What it is like being in an interracial relationship

As the times progress, interracial relationships are becoming more common, despite the current racial war taking place in our country right now. Since 1980, those who marry someone of a different race has more than tripled from 5 percent to 18 percent. However, there are still certain generations that just can’t seem to ignore making passive aggressive comments.

I have never considered race a qualifier when it comes to who I decide to be with or who I am attracted to. Another individual’s skin color has never bothered me. Love is blind and it sees no color.

In middle school was when I entered my first interracial relationship. It wasn’t serious as we were just kids, but boy did we think it was. That was almost a decade ago, and the way people get perceived by being in an interracial relationship still hasn’t changed very much.

I was bullied and called names for it. I could never understand why it was such a big deal. The comments would always focus on the stereotypical aspects of interracial relationships. I was always the girl who was “stealing” the boys from the women of another race or got called a “snow bunny.” I still hear these comments today.

My boyfriend, Trey, and I celebrating my 21st birthday. Photo by Cierra Southard.

I am now 21 and have been in an interracial relationship for over two years now and for practically my whole college experience. My boyfriend is biracial himself, both white and African American and I am white. We live our lives together as normal as we can and continuously make memories together.

A selfie of us at an Eagles tailgate last season during the playoffs. Photo by Cierra Southard

Lucky enough, I have never experienced any rudeness out in public with my boyfriend like many said I would. Do bystanders who see us out in public look at us differently? Probably. Do I notice? No, I can’t honestly say that I do. I don’t care how others look at me or us, their opinions do not affect my relationship. I’ve decided I am not going to deny myself happiness for the sake of other people’s feelings by ignoring my own.

A shot of us Trey and I at an outside event this spring. Photo by Cierra Southard

 

 

Dating someone outside of your race forces you to grow as a person. It pushes you to continuously learn about their culture and experiences. Personally, my eyes have been opened to the racial injustices that many encounter. I now have to be more open about looking at racial issues a different way if they are going to affect my boyfriend, such as how the police would treat me compared to him. We face challenges as a couple, which is to be expected, but we still respect each other.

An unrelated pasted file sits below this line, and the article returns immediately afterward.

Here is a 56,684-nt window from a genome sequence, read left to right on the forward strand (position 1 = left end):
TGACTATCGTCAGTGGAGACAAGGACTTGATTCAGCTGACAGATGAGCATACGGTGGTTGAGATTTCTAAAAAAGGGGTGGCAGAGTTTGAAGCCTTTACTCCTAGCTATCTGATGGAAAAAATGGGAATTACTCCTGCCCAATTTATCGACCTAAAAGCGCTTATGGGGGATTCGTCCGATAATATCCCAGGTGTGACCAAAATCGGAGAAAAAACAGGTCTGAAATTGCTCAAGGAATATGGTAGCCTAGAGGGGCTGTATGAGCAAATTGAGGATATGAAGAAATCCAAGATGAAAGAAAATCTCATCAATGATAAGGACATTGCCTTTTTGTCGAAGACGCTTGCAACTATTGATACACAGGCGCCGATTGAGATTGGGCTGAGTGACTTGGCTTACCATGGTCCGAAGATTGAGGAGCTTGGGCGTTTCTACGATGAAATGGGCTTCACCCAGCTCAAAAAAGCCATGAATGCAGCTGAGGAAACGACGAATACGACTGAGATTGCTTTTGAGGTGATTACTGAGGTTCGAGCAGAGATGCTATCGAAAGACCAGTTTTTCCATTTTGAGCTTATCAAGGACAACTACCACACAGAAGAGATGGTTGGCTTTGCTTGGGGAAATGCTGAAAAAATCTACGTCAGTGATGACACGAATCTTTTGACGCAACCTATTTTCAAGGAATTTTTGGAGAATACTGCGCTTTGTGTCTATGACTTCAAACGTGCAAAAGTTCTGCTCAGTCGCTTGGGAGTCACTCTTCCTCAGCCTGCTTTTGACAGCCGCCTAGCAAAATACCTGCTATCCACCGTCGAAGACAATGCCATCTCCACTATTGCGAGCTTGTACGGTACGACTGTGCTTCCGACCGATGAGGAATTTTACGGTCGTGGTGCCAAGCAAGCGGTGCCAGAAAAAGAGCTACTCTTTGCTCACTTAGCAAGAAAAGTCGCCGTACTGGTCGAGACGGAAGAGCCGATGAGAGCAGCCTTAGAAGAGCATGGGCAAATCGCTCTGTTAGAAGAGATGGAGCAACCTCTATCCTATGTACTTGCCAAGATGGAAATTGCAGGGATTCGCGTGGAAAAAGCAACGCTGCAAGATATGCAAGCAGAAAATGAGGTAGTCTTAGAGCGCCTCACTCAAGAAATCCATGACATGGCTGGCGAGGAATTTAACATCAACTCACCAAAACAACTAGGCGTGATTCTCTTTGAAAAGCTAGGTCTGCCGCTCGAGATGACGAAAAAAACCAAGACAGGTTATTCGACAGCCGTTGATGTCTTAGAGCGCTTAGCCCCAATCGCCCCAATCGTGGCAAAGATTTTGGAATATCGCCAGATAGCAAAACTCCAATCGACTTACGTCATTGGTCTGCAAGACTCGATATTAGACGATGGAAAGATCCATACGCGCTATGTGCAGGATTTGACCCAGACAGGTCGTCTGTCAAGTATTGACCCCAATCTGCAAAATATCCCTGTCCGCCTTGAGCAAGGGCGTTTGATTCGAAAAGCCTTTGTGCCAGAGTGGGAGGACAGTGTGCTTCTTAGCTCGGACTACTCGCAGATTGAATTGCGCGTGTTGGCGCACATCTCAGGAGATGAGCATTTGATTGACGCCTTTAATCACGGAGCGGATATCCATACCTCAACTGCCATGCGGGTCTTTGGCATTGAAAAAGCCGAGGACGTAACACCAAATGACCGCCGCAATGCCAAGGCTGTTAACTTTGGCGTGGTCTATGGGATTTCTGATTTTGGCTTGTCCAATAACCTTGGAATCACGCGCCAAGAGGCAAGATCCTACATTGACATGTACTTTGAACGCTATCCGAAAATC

One of my best friends, Kirstyn McNamara, has been with her African American boyfriend for three years now. “The environment of your relationship depends on where you are and the people that surround you,” she said. “Where I go to college [Lebanon Valley College], people will look at you like you have two heads, but when I visit him in Florida, there’s none of that. You can walk around like normal, and normal is what an interracial relationship should feel like.”

A picture to help us remember celebrating our second New Year’s Eve together. Photo by Cierra Southard.

To be in this type of relationship, it’s important to have a strong back bone. It’s not easy. I have had family members make numerous amounts of comments to me. I remember being told by my relatives, “it’s just how we were raised, it wasn’t generally accepted.” But then I realized and made a choice for myself that I didn’t have to continue that trend. I had to face people that are very close to me who didn’t support a relationship that I was in. Fortunately, now as I got older and they became more educated on the topic, they now accept and love anyone that I am with, regardless of race.

Though being in an interracial relationship, that does not mean I am single-handedly “solving” racism on my own. However, the growth of these relationships throughout the years has shown that we are making the right step towards accepting these relationships, and to me that is a big win.